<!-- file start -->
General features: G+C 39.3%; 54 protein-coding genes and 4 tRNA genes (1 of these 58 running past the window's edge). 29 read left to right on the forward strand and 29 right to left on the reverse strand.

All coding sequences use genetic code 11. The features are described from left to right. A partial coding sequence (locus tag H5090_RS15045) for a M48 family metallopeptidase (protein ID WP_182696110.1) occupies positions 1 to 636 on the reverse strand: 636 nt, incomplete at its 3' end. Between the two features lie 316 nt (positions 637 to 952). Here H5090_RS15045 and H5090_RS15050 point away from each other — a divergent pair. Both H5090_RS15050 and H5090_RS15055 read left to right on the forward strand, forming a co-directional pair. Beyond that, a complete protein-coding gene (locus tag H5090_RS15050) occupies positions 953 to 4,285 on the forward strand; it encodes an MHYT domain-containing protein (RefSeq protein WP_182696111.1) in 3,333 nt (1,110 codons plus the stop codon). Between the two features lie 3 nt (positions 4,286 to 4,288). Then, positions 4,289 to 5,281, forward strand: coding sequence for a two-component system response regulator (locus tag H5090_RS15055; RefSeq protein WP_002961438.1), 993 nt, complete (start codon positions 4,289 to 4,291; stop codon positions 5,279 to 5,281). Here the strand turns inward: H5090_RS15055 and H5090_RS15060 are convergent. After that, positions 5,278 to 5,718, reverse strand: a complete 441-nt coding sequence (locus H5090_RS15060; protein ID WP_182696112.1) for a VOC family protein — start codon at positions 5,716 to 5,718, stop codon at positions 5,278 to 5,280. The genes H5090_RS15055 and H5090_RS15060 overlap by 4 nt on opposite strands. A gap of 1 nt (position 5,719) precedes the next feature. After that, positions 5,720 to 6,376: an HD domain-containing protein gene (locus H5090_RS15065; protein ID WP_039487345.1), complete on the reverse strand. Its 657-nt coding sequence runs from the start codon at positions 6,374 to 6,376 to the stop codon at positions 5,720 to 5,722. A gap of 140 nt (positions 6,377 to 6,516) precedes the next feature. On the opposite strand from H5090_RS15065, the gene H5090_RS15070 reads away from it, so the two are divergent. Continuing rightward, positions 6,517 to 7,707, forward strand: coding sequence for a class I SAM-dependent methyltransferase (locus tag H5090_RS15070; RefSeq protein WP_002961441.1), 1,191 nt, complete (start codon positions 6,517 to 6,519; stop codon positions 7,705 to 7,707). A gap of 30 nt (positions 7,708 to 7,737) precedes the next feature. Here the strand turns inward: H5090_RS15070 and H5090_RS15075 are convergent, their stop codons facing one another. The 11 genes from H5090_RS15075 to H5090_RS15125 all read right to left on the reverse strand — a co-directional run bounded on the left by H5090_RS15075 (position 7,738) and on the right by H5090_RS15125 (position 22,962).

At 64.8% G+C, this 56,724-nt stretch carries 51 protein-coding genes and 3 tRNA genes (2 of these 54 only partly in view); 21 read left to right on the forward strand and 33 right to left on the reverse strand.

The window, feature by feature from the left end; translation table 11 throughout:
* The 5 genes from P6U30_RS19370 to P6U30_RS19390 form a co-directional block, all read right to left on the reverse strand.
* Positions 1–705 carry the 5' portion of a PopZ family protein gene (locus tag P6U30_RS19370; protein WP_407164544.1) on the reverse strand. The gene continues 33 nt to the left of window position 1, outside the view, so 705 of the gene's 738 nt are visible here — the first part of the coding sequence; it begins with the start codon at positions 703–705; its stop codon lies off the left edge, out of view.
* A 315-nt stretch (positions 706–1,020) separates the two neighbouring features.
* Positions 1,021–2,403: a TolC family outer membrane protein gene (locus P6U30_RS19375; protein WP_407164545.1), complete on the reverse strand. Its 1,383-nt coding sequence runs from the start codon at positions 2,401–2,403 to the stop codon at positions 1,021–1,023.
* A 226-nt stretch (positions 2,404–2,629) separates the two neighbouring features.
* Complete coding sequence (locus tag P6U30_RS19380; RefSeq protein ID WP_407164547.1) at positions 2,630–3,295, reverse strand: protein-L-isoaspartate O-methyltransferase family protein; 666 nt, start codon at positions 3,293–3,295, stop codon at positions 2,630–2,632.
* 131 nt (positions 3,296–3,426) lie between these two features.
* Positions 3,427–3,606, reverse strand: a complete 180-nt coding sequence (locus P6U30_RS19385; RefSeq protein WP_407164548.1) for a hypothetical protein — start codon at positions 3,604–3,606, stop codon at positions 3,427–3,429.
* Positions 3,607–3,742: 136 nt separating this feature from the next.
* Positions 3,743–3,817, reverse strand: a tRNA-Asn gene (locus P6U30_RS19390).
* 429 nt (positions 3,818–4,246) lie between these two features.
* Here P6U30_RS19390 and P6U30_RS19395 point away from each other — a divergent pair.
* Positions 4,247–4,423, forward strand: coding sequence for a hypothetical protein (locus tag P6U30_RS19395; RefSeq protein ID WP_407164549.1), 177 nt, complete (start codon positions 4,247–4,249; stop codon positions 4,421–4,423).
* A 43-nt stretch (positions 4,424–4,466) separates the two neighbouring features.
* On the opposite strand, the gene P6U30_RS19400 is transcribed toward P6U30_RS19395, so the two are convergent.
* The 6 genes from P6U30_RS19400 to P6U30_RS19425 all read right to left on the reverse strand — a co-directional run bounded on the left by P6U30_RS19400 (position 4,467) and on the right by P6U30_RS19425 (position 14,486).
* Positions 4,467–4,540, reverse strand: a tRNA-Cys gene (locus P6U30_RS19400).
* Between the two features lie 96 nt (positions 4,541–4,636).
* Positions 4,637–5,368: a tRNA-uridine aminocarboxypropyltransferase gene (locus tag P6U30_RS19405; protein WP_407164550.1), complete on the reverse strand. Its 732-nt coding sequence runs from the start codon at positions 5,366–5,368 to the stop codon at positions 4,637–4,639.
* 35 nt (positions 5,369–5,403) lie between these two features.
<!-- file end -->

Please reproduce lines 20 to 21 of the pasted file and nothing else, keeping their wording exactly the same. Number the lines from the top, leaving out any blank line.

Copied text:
* The 6 genes from P6U30_RS19400 to P6U30_RS19425 all read right to left on the reverse strand — a co-directional run bounded on the left by P6U30_RS19400 (position 4,467) and on the right by P6U30_RS19425 (position 14,486).
* Positions 4,467–4,540, reverse strand: a tRNA-Cys gene (locus P6U30_RS19400).